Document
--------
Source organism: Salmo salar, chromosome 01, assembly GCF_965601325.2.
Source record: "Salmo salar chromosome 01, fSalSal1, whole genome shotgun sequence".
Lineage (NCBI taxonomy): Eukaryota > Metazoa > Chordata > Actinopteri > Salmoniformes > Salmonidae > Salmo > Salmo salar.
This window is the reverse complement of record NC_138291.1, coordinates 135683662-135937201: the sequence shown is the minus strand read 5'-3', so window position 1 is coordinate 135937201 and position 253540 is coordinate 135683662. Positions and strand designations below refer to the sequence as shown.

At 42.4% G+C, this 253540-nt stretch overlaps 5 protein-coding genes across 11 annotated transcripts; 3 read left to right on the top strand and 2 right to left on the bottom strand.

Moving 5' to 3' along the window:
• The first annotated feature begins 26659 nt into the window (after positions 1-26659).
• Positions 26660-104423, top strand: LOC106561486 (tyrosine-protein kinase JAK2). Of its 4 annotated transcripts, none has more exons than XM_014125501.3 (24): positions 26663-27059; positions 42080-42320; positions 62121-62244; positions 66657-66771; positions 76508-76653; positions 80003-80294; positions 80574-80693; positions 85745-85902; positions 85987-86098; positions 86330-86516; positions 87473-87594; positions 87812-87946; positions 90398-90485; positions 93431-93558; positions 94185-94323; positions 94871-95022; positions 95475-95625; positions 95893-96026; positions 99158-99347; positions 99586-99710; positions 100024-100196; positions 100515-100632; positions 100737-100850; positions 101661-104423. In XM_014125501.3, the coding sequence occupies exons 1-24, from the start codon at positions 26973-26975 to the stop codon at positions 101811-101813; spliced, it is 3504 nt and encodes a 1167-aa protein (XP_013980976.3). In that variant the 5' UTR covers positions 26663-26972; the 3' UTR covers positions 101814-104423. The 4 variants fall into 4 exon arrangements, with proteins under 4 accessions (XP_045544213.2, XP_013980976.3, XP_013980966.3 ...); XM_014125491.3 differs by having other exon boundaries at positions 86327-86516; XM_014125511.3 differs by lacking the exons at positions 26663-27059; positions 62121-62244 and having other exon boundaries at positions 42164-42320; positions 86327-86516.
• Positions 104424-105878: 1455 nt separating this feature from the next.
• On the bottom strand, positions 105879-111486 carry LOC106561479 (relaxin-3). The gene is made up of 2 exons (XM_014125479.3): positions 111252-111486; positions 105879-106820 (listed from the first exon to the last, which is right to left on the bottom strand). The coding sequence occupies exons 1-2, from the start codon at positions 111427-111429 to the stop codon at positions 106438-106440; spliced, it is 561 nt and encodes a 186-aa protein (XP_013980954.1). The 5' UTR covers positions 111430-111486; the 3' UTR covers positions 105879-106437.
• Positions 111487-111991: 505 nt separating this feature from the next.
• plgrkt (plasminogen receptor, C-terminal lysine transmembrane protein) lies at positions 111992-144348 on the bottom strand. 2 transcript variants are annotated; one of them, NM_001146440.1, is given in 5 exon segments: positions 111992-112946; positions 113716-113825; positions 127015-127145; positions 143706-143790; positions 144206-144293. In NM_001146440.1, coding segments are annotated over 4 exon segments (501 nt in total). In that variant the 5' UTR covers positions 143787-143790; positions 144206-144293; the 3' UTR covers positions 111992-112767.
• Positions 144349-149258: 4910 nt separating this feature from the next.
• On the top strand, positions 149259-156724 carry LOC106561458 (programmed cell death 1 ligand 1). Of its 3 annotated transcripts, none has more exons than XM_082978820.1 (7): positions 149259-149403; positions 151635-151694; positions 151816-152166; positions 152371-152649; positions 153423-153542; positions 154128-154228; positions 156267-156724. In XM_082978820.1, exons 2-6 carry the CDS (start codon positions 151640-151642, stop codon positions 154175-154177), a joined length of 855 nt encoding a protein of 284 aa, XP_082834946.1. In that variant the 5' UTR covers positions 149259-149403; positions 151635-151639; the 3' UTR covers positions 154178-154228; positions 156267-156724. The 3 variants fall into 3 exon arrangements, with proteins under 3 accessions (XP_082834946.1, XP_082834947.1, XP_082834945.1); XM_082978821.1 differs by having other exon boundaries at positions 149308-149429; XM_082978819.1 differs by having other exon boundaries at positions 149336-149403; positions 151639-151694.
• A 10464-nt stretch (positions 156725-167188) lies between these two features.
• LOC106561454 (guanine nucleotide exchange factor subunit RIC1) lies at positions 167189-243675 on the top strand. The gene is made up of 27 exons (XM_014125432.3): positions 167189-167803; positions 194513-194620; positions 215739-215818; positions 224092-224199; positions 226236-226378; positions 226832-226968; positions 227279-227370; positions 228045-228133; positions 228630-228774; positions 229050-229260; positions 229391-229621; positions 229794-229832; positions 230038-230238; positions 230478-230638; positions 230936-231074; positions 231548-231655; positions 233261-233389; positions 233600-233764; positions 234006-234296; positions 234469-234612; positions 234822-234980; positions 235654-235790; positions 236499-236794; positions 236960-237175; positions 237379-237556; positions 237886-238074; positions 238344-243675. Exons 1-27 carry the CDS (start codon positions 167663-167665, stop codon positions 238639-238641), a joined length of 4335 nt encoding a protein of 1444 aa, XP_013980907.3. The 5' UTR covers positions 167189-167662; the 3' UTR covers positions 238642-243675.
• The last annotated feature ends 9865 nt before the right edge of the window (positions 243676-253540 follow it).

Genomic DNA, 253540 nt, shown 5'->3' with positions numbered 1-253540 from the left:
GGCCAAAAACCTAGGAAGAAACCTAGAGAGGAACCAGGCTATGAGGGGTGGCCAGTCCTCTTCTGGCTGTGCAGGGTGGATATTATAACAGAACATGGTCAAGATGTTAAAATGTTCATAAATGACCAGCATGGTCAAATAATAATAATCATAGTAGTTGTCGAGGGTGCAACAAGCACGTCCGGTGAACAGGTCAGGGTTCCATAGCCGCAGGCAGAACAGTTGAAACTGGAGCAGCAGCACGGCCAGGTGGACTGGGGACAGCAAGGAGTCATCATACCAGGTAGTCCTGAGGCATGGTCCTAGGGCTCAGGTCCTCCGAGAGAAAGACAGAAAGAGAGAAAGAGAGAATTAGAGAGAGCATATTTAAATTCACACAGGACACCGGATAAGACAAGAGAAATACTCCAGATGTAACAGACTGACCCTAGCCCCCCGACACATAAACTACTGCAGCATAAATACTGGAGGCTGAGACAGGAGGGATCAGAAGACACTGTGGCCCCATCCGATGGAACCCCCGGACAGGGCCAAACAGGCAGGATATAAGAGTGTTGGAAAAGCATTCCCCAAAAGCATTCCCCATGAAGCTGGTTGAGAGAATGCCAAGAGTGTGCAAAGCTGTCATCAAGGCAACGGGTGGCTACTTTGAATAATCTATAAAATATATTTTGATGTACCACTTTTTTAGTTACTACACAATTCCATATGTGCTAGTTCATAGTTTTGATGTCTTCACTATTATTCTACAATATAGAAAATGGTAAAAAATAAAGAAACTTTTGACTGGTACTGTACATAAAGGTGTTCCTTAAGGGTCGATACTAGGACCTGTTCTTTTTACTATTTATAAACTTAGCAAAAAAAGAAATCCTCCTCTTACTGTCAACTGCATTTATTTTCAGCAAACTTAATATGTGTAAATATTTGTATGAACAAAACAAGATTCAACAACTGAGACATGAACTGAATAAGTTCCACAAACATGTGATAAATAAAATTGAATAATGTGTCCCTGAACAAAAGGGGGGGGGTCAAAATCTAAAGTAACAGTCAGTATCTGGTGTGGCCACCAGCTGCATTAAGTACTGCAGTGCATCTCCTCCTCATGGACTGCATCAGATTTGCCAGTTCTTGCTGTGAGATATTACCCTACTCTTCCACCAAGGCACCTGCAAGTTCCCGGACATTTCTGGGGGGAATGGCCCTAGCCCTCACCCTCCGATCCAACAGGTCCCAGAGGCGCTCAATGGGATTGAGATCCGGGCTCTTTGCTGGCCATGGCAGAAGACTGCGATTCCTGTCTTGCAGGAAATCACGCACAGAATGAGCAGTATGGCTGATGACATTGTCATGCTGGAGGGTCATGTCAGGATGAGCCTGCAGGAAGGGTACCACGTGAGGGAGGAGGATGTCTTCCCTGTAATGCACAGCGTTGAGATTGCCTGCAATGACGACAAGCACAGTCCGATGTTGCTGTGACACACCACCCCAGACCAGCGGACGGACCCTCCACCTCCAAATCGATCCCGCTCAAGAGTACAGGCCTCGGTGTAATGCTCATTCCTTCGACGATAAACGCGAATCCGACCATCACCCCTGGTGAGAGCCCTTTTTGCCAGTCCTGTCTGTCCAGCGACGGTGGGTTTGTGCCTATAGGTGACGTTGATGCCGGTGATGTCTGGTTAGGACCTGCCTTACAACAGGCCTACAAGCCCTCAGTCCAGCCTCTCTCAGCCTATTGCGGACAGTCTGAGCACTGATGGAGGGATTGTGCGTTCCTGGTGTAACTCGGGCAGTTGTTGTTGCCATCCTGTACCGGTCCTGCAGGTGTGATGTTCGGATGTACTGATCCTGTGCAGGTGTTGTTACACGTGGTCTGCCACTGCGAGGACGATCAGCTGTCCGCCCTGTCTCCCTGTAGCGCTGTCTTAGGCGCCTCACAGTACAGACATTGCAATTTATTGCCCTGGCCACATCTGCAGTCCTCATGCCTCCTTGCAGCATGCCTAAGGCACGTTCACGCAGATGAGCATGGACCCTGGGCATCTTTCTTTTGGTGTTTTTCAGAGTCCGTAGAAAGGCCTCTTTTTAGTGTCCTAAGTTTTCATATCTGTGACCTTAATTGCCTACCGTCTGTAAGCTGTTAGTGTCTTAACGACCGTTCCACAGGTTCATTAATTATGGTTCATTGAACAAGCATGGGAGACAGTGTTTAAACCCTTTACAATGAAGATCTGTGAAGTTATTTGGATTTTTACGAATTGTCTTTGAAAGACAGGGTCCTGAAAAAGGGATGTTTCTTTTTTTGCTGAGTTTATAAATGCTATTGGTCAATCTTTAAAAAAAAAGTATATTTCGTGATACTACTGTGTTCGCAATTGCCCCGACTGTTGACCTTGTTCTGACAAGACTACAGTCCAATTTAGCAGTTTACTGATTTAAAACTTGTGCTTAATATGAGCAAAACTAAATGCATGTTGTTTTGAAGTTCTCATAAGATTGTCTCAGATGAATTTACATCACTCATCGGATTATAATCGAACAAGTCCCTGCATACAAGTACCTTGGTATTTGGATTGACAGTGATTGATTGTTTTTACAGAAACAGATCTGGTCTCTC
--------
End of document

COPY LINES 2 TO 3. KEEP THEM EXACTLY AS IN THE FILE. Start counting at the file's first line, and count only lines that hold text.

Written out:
Source record: "Salmo salar chromosome 01, fSalSal1, whole genome shotgun sequence".
Lineage (NCBI taxonomy): Eukaryota > Metazoa > Chordata > Actinopteri > Salmoniformes > Salmonidae > Salmo > Salmo salar.